Tuesday, November 14, 2006


The new issue of Beltway is on the theme of Profiles. There is an article about Reetika Vazirani and her poetry by Jane Alberdeston Coralin that is well worth reading.

Cloaked Silences 

In 1968, Reetika and the Vaziranis, her four brothers and sisters and her parents, migrated from Punjab to Silver Spring, MD. At the age of twelve, her father, a Professor of Dentistry at Howard University, committed suicide (Shea, 40).
“…it was a disappearance…because I was never told that he died. I read two obituaries sitting at the kitchen table, and at that time, I didn’t know what suicide was – I thought it was a disease. We never saw the body, there was never a funeral” (40).
Though the strain of his passing ate at the family's hopes, they did not speak about his death, the mother's silence a contagion amongst the children. In the 2003 Poets and Writers interview, Vazirani continues to explain that until she was 26, she was emotionally numb, having “…no sense that there was a place for me in the world except in books" (40). Though her father’s suicide was, in Reetika’s terms, a “complete rejection,” his act begins Vazirani's journey toward definition, not a place for her in the world, but a way to live in the world that doesn’t want you. Watching her mother bleach her skin, Vazirani encountered the migrant’s hunger for acceptance via an attempt at self-erasure. She named this “…proof that we [people of color] needed to get rid of our surface in order to be presentable” (40). In contrast, were Vazirani’s poems attempts to reassemble herself?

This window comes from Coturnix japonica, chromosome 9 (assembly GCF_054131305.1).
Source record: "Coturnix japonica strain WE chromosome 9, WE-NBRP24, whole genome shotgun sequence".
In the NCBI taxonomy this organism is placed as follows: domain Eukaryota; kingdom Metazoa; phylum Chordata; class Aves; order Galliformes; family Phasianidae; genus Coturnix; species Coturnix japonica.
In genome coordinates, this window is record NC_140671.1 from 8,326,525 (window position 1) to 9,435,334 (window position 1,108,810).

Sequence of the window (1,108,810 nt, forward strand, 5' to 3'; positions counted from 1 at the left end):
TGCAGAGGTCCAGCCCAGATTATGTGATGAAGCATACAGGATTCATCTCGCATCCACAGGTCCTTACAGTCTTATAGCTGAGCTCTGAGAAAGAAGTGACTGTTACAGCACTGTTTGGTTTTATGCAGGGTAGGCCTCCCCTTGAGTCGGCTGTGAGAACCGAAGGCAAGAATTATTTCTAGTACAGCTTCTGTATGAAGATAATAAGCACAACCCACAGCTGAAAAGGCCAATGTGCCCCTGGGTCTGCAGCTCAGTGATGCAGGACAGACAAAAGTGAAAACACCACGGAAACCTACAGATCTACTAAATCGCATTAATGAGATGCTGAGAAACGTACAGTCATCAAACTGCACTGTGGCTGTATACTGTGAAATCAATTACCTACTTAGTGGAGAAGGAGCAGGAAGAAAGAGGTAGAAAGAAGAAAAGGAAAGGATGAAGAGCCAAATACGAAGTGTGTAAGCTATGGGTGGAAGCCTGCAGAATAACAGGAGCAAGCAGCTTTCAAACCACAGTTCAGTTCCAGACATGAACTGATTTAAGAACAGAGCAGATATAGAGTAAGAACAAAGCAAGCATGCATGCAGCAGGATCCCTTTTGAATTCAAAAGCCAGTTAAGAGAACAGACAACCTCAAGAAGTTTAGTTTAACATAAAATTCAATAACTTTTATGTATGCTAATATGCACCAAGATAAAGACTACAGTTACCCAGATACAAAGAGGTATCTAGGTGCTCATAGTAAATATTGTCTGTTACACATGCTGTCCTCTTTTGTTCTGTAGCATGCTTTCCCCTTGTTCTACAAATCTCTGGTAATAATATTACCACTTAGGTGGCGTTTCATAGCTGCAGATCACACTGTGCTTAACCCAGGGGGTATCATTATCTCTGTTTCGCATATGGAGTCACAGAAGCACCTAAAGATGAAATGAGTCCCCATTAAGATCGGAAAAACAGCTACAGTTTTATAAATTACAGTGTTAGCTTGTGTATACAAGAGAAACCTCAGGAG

Read more here.

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